On Sept 24, I will be speaking at the Digital Health Canada Atlantic Regional Chapter Conference, where I will be joined by Walter Hurrell, Chief Information Officer of the Health Information Communication Technologies and Data Management Section in the Corporate Services Division of the Kingdom of Tonga’s Ministry of Health; and Pamela Wyatt, Principal Public Management Specialist (Governance) with the Asian Development Bank. The title of the 9:45 a.m. session is From Tonga to Truro: Applying single patient identifier and unified health record lessons learned from around the globe to the Canadian context.
Over the past few years, Gevity has been working in various capacities on a public health pilot project in Tonga that was initially focused on reproductive and maternal health, in coordination with the Tupaia project.
Last year, we were contracted by the Tonga Ministry of Health and the Asian Development Bank (ADB) to support the procurement of a health information system (HIS) to serve the entire country, which has a population of about 100,000. Tonga’s goals for the project include the implementation of a national health identifier and a single patient record, which will improve the patient experience by making their transitions throughout different parts of the healthcare system smoother; improve patient safety by ensuring providers have access to complete information and helping to avoid instances of duplicate records; and improve efficiency by reducing the number of duplicate tests and procedures that often occur in paper-based systems. Currently, different hospitals in Tonga may assign patients identifying numbers, but there is no coordination or centralization of those numbers across the country.
The Tonga healthcare landscape
Walter Hurrell, Chief Information Officer of the Health ICT and Data Management Section within the Corporate Services Division of the Kingdom of Tonga’s Ministry of Health, who will be joining our presentation at the Digital Health Canada Atlantic Regional Chapter Conference, explains that Tonga has five hospitals. The main referral centre (Vaiola Hospital) is on the island of Tongatapu, and there is a district hospital in each of the outer island groups. Primary health care is delivered by health centres and clinics in communities around the country. Some digital health technology is already in place, including a radiology information system/PACS, a medication inventory system and a patient administration system, but they’re mostly used at Vaiola Hospital.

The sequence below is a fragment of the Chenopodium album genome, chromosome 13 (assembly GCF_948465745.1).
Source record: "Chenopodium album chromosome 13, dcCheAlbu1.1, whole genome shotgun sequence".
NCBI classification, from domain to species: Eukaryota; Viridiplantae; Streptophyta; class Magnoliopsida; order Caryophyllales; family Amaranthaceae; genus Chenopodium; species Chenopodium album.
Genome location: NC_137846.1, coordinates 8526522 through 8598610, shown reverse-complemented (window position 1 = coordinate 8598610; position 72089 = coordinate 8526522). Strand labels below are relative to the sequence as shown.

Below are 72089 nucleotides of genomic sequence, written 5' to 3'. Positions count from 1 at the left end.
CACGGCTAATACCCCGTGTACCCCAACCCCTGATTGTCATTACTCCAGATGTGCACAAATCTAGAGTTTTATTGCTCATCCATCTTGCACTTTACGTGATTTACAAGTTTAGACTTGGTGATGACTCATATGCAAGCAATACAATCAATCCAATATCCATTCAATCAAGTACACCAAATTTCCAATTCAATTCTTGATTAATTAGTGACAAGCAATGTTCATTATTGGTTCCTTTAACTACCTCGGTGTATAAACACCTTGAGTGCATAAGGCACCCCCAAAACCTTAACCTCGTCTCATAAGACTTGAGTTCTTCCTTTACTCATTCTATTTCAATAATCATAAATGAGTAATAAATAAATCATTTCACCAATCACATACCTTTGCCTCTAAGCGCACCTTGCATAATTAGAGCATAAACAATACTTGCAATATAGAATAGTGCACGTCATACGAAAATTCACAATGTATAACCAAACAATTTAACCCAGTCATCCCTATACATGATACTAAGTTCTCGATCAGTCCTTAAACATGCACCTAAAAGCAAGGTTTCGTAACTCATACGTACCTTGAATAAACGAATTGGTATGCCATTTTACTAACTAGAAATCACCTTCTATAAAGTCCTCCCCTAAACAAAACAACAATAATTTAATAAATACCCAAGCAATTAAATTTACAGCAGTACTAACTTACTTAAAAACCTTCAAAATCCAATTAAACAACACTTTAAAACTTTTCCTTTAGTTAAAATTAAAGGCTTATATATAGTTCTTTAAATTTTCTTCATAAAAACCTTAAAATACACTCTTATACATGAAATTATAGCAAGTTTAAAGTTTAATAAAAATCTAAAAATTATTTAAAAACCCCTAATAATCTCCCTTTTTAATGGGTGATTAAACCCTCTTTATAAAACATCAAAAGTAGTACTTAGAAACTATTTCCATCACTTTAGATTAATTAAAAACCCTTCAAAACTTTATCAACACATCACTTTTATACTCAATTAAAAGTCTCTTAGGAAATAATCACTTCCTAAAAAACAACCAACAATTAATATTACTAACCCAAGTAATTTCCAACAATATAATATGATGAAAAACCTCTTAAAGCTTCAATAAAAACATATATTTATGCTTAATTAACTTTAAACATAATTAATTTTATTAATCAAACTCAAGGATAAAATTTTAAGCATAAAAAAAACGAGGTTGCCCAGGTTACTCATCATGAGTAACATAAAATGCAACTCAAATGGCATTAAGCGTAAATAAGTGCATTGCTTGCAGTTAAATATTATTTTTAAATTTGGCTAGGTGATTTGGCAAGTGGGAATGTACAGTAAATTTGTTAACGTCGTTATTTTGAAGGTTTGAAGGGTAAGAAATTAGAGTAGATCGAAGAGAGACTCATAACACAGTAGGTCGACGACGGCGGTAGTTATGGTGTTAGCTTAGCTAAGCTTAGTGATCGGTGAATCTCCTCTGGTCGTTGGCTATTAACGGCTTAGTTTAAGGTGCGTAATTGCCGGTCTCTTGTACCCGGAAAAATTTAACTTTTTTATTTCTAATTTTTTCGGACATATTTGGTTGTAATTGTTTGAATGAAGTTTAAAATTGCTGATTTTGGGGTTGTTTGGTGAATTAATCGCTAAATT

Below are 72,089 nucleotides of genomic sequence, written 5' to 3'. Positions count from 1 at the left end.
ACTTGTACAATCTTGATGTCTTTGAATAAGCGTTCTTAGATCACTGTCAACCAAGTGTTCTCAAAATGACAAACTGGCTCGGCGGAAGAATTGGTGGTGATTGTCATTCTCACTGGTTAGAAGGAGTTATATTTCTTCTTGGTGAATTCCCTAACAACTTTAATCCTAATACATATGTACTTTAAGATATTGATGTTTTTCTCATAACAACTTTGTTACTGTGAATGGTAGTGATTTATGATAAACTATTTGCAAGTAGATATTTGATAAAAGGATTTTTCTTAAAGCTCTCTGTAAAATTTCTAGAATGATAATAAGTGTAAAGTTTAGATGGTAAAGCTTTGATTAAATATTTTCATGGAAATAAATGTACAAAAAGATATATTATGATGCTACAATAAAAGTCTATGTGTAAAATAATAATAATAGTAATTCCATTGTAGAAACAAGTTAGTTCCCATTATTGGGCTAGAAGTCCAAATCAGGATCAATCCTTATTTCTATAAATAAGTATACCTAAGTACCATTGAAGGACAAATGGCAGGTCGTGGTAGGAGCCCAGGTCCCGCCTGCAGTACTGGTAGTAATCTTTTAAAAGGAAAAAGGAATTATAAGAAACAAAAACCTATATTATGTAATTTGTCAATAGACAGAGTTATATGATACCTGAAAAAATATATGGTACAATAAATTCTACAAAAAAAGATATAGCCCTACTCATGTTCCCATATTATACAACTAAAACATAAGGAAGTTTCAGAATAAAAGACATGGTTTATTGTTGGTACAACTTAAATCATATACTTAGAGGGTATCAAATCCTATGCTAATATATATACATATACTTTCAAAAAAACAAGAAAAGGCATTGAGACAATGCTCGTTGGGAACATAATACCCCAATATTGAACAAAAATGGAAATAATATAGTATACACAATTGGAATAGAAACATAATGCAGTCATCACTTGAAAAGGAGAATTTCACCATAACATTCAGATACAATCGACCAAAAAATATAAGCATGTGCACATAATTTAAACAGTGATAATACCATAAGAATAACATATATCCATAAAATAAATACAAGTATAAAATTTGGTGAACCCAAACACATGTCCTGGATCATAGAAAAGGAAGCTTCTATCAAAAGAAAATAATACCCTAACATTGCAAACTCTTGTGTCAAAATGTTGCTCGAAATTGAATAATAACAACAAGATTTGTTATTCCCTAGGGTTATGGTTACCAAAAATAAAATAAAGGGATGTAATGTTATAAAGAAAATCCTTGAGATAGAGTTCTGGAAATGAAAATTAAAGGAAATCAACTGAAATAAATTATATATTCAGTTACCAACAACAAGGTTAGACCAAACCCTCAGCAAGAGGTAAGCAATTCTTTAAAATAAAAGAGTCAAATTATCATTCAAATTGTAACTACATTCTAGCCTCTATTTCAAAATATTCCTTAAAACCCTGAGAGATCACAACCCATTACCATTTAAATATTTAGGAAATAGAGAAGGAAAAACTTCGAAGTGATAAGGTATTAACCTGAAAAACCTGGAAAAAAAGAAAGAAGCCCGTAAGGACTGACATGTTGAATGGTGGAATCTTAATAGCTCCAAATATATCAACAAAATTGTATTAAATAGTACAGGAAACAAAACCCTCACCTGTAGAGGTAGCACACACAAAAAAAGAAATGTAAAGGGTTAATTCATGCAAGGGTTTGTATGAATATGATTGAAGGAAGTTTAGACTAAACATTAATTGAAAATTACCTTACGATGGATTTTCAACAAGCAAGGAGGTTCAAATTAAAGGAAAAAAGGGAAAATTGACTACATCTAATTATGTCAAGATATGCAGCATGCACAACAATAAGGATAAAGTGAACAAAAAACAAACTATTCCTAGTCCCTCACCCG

“One of our biggest issues is that patients don’t have a single, central record,” he says. “In most cases, they have a separate chart or record at each health centre, hospital or clinic, and there is no single, national patient ID. This is a challenge especially when patients are referred to a different hospital or health centre from the one they usually visit – the clinician they are referred to often only has the information on the referral form, not the patient’s complete record.”
The biggest challenges to implementing a national identifier and a single patient record, Walter says, include technical issues related to the segregation and duplication of patient records that occur in Tonga's current health information system, and the siloed nature of the system. Other challenges relate to patient identification verification, and, as with all large projects, change management to encourage adoption of the new system. The costs are also a major consideration. To implement a national health identifier, the solution must be able to leverage the existing systems. The implementation across all five hospitals, 12 health centres and 34 health clinics is expected to take about two years, including the full implementation of the system and all training and change management.
Walter notes that this initiative is the first step toward further digitization of Tonga’s healthcare system.
“This is indeed the first major initiative that will open up opportunities to further implement technologies such as telehealth and virtual care,” he says. “The new solution is anticipated to provide capabilities that will allow healthcare to be delivered from remote areas via these new technologies.”
Building a replicable model